Businesses miss usual Eid bustle

DUBAI/ABU DHABI — Businesses in Dubai and Abu Dhabi are missing the usual hustle and bustle associated with Eid shopping though the festival days are round the corner. And it is blamed on a number of factors — high inflation, skyrocketing prices and, even, weak dollar!

By Riasbabu And Anwar Ahmad

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Published: Wed 10 Oct 2007, 8:40 AM

Last updated: Sun 5 Apr 2015, 4:47 AM

Unlike the previous years, traders say the turnout of Eid shoppers has been low till now. They hope the sales will pick up in the next two days.

While the businesses say the skyrocketing prices are due to inflation, many shoppers say it is a usual phenomenon during festival seasons. For instance, the price of gold — a favourite item of Eid shoppers — has risen from Dh72 per

gram last month to Dh81.5 per gram as of yesterday. The prices of textiles have increased by 10 per cent and those of general commodities 5-10 per cent in one month.

Sumaya Ahmed, a shopper, said: “I have been living in Dubai for the past six years. Every festival season, the prices of commodities shoot up. This year, I thought I would stock things early. When I went shopping two weeks ago, I was shocked to see that the prices had already gone up.”

Faisal Ismail, a resident of Bur Dubai, said: “I am already struggling to survive due to the high cost of living. The recent increase in the prices has forced me to scale down my Eid celebrations.”

Abu Dhabi residents are also not going on a shopping spree this Eid. They are limiting themselves to buying only clothes and confectionery due to the high prices.

Fatima Mohammed, an Abu Dhabi resident, said, “I did not purchase a lot this year. I only bought clothes. I found the prices are about 25 per cent higher than last year.”

“We are buying things most essential for Eid,” an Indian shopper from Mumbai, Jamal Ahmad Khan said.

Shoppers in Abu Dhabi are not falling for promotional offers either. “We are already struggling with high rents and can’t shell out much for festivities,” said one of them.

Nandakumar, Communication Manager of Emke Group, which runs the Lulu supermarket chain, said: “This is a competitive market. Nobody wants their outlets to be known as expensive. The hike in prices is not because the retailers are trying to earn more margin during the festival time but it’s due to the all-round inflation.”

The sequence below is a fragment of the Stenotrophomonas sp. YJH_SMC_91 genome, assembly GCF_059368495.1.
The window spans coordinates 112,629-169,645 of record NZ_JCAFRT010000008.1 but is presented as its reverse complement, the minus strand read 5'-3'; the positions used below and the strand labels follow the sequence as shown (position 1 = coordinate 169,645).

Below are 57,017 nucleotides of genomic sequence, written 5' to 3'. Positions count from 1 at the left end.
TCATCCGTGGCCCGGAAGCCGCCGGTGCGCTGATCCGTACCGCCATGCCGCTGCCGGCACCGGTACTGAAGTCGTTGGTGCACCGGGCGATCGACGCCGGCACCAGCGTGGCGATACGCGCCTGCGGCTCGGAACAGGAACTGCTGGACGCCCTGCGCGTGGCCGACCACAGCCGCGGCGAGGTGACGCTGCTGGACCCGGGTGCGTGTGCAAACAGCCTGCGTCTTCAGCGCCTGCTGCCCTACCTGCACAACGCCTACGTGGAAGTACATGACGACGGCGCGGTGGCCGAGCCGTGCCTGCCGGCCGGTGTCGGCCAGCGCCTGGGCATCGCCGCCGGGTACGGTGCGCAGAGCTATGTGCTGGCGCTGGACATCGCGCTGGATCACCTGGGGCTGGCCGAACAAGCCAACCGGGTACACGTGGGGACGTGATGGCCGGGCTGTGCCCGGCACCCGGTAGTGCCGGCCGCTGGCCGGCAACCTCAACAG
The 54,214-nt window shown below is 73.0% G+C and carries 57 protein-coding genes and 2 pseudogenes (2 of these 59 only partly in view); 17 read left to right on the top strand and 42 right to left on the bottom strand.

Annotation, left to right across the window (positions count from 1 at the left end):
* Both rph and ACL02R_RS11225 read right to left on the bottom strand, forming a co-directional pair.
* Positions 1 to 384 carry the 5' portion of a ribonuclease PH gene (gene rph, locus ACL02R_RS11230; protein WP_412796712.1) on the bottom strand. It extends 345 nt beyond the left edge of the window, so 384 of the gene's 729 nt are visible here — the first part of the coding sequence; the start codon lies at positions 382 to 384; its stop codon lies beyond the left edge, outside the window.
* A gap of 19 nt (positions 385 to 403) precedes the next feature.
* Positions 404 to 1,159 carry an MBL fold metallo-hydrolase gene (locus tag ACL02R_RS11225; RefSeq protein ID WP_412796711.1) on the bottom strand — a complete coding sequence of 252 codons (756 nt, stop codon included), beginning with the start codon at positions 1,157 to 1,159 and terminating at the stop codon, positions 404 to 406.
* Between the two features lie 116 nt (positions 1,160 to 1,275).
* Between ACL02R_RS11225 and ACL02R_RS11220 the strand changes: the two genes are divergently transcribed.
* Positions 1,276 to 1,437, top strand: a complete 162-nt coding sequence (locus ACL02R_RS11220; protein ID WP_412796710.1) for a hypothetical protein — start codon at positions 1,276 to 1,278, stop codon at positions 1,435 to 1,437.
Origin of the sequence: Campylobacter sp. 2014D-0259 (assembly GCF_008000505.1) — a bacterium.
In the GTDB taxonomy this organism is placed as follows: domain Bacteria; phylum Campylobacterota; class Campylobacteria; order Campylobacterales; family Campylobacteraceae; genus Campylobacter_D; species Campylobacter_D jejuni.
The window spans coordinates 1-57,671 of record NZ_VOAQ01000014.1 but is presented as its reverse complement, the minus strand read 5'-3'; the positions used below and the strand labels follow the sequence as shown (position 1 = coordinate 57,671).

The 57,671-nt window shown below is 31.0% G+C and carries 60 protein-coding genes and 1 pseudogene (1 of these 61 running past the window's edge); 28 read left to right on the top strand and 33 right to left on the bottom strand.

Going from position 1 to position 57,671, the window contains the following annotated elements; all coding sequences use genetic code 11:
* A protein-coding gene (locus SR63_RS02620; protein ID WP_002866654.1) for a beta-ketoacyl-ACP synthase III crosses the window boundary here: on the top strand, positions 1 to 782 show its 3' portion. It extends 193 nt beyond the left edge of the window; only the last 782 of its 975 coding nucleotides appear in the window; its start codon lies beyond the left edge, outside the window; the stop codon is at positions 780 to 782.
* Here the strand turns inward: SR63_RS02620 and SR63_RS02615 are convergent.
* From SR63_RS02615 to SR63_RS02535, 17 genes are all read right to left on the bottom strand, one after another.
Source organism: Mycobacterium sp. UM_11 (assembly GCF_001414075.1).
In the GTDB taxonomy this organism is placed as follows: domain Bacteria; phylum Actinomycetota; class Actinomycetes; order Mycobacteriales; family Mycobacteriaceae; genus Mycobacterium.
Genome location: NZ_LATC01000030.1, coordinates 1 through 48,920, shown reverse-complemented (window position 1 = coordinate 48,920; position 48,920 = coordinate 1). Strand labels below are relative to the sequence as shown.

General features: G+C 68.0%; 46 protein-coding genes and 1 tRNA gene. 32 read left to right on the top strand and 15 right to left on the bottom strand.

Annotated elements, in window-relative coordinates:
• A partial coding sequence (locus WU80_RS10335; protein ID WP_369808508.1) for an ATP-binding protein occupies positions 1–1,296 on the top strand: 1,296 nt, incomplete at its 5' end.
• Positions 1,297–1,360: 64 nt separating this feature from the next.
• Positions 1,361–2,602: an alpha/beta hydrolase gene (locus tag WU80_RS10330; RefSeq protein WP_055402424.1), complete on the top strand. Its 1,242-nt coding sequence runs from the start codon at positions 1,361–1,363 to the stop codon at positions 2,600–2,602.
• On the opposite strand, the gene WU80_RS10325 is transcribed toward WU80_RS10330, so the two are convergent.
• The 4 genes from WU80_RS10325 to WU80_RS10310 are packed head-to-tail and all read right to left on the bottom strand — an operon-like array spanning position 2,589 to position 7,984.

He said most of the products selling in the market here are being imported from other countries. With the dollar getting weak, the currencies of exporting countries have become stronger. Naturally, the exporters demand more money for the products, Nandakumar said.

“We have launched some confectionery products especially for the Eid Al Fitr. Most of the people are purchasing clothes this time,” said Bejoy Pulicken, Advertising and Marketing Manager at Abu Dhabi Cooperative Society, a big chain of hypermarkets in the capital.

Although the gold market in Dubai faced an initial slowdown due to the the high prices, jewellers said there have been a marginal increase in sales in the past few days.

“The sudden rise of gold prices affected sales during last month. However, the sales have picked up marginally as people are gearing up for Eid. We expect a heavy turnout in the next two days,” said Babu John, managing director of Sky Jewellery.

Textile and gift retailers in Dubai are also glum due to the poor turnout of Eid shoppers.

“We expected a heavy rush of Eid shoppers from the third week of Ramadan. But the response has been disappointing so far. We hope we would get good business in the next two days,” said a textile shop manager in Karama Centre.

“I think people do not have enough money to celebrate Eid as most of them hardly save much with the rising cost of living,” he added.

Meanwhile, the Ministry of Economy urged all traders and suppliers to avoid any form of exploitation of consumers. In an advertisement published in the local news papers, the ministry warned that the violators would be prosecuted under the consumer protection rules.

The government had held meetings with the leading outlets asking them not to increase the prices of products in the holy month.

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